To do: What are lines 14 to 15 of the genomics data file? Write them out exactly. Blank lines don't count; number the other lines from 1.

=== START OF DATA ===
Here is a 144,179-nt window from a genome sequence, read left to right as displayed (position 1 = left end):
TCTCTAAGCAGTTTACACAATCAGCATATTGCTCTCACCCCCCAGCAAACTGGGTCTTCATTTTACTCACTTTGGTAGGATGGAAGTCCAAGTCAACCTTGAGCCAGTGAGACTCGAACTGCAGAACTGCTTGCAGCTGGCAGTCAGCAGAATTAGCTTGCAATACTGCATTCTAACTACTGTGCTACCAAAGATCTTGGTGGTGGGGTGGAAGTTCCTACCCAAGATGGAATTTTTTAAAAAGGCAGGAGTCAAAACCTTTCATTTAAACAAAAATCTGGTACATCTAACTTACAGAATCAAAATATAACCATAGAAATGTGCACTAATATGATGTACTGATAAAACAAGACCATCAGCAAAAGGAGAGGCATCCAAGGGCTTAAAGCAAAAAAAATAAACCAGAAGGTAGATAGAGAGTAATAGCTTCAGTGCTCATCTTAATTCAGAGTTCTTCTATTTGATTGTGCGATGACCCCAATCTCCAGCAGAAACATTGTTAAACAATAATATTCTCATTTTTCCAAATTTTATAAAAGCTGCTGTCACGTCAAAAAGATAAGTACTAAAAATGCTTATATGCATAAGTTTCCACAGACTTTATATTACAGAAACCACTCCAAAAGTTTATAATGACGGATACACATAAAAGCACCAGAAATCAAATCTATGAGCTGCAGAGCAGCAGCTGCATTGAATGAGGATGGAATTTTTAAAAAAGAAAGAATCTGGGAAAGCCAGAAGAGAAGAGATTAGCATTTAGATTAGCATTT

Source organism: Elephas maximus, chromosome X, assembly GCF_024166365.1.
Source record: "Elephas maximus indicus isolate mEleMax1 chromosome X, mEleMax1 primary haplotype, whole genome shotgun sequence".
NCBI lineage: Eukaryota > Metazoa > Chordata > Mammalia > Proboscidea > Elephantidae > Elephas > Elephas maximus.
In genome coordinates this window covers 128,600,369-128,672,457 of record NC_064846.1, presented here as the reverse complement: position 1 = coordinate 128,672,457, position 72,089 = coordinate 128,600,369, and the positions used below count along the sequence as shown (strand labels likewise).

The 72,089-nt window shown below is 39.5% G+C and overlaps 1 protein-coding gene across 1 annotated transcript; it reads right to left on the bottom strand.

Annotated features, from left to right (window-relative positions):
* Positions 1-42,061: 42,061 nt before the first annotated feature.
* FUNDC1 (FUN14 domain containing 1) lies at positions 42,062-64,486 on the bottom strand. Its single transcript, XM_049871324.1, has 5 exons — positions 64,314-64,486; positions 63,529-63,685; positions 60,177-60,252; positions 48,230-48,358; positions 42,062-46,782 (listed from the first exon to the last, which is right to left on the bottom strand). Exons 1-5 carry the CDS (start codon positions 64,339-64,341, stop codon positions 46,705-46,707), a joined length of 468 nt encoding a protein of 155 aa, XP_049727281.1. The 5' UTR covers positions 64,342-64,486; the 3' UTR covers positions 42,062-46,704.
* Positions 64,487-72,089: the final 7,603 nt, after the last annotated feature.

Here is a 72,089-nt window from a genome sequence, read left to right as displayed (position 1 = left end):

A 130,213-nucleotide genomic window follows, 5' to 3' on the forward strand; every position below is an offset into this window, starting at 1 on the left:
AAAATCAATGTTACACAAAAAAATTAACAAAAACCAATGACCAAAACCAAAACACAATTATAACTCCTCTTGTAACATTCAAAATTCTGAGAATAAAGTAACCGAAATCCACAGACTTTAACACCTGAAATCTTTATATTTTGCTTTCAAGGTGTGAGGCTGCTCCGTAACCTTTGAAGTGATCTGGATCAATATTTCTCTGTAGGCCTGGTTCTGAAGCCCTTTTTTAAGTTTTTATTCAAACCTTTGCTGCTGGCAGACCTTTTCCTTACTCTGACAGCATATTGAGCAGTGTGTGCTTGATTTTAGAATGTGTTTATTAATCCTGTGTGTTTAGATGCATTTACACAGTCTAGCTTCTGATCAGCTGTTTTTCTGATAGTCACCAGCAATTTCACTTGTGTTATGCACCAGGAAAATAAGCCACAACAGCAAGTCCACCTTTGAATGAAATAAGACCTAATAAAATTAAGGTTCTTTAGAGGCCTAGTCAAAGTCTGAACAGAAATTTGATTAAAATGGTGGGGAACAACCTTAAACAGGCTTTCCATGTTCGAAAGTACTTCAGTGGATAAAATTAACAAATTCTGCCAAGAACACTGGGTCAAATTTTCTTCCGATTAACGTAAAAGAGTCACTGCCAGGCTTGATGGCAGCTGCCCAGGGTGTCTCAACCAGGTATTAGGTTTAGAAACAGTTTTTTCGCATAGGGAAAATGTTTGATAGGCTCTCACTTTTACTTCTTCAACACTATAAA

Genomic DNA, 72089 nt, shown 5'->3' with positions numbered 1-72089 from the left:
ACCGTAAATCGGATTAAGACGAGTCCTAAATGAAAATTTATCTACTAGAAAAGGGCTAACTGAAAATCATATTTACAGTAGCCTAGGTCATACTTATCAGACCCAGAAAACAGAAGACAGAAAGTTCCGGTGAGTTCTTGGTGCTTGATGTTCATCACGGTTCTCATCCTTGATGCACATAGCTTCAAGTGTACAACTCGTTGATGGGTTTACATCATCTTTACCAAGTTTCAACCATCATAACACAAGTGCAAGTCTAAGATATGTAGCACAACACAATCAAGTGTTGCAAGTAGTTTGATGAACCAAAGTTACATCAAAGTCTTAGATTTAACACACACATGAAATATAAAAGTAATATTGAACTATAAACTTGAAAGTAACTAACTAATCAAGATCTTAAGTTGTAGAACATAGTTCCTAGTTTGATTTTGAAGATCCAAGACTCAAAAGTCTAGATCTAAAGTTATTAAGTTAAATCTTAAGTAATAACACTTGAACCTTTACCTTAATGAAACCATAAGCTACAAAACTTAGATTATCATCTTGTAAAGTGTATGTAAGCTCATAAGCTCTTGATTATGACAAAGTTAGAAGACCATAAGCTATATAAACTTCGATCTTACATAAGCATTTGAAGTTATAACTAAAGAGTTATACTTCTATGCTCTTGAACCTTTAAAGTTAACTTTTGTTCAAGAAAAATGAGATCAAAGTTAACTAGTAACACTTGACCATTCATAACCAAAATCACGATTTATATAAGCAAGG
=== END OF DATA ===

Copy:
AAAATCAATGTTACACAAAAAAATTAACAAAAACCAATGACCAAAACCAAAACACAATTATAACTCCTCTTGTAACATTCAAAATTCTGAGAATAAAGTAACCGAAATCCACAGACTTTAACACCTGAAATCTTTATATTTTGCTTTCAAGGTGTGAGGCTGCTCCGTAACCTTTGAAGTGATCTGGATCAATATTTCTCTGTAGGCCTGGTTCTGAAGCCCTTTTTTAAGTTTTTATTCAAACCTTTGCTGCTGGCAGACCTTTTCCTTACTCTGACAGCATATTGAGCAGTGTGTGCTTGATTTTAGAATGTGTTTATTAATCCTGTGTGTTTAGATGCATTTACACAGTCTAGCTTCTGATCAGCTGTTTTTCTGATAGTCACCAGCAATTTCACTTGTGTTATGCACCAGGAAAATAAGCCACAACAGCAAGTCCACCTTTGAATGAAATAAGACCTAATAAAATTAAGGTTCTTTAGAGGCCTAGTCAAAGTCTGAACAGAAATTTGATTAAAATGGTGGGGAACAACCTTAAACAGGCTTTCCATGTTCGAAAGTACTTCAGTGGATAAAATTAACAAATTCTGCCAAGAACACTGGGTCAAATTTTCTTCCGATTAACGTAAAAGAGTCACTGCCAGGCTTGATGGCAGCTGCCCAGGGTGTCTCAACCAGGTATTAGGTTTAGAAACAGTTTTTTCGCATAGGGAAAATGTTTGATAGGCTCTCACTTTTACTTCTTCAACACTATAAA

Genomic DNA, 72089 nt, shown 5'->3' with positions numbered 1-72089 from the left: